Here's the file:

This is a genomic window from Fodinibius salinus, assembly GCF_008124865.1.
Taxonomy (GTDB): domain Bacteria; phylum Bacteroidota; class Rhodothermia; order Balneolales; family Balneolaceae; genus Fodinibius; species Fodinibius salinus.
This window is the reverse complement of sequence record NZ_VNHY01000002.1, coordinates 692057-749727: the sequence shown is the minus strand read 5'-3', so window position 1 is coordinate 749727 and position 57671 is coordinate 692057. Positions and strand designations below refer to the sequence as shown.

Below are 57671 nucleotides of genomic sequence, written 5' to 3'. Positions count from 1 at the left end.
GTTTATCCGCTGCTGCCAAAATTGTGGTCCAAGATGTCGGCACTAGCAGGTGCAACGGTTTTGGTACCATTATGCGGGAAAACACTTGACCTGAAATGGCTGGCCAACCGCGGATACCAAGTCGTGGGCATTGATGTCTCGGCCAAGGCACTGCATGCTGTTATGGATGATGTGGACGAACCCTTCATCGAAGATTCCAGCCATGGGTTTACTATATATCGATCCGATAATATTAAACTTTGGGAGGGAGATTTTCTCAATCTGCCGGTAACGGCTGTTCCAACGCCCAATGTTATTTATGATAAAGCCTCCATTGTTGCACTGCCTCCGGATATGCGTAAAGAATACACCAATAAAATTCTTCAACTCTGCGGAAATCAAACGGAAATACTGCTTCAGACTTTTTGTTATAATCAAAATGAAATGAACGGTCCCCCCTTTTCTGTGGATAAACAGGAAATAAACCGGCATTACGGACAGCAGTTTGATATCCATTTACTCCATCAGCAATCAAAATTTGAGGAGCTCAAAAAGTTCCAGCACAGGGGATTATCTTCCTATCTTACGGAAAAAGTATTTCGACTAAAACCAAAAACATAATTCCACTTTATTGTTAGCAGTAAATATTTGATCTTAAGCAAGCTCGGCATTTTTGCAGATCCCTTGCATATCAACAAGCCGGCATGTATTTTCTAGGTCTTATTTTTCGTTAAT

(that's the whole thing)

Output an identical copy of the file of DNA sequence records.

This is a genomic window from Fodinibius salinus, assembly GCF_008124865.1.
Taxonomy (GTDB): domain Bacteria; phylum Bacteroidota; class Rhodothermia; order Balneolales; family Balneolaceae; genus Fodinibius; species Fodinibius salinus.
This window is the reverse complement of sequence record NZ_VNHY01000002.1, coordinates 692057-749727: the sequence shown is the minus strand read 5'-3', so window position 1 is coordinate 749727 and position 57671 is coordinate 692057. Positions and strand designations below refer to the sequence as shown.

Below are 57671 nucleotides of genomic sequence, written 5' to 3'. Positions count from 1 at the left end.
GTTTATCCGCTGCTGCCAAAATTGTGGTCCAAGATGTCGGCACTAGCAGGTGCAACGGTTTTGGTACCATTATGCGGGAAAACACTTGACCTGAAATGGCTGGCCAACCGCGGATACCAAGTCGTGGGCATTGATGTCTCGGCCAAGGCACTGCATGCTGTTATGGATGATGTGGACGAACCCTTCATCGAAGATTCCAGCCATGGGTTTACTATATATCGATCCGATAATATTAAACTTTGGGAGGGAGATTTTCTCAATCTGCCGGTAACGGCTGTTCCAACGCCCAATGTTATTTATGATAAAGCCTCCATTGTTGCACTGCCTCCGGATATGCGTAAAGAATACACCAATAAAATTCTTCAACTCTGCGGAAATCAAACGGAAATACTGCTTCAGACTTTTTGTTATAATCAAAATGAAATGAACGGTCCCCCCTTTTCTGTGGATAAACAGGAAATAAACCGGCATTACGGACAGCAGTTTGATATCCATTTACTCCATCAGCAATCAAAATTTGAGGAGCTCAAAAAGTTCCAGCACAGGGGATTATCTTCCTATCTTACGGAAAAAGTATTTCGACTAAAACCAAAAACATAATTCCACTTTATTGTTAGCAGTAAATATTTGATCTTAAGCAAGCTCGGCATTTTTGCAGATCCCTTGCATATCAACAAGCCGGCATGTATTTTCTAGGTCTTATTTTTCGTTAAT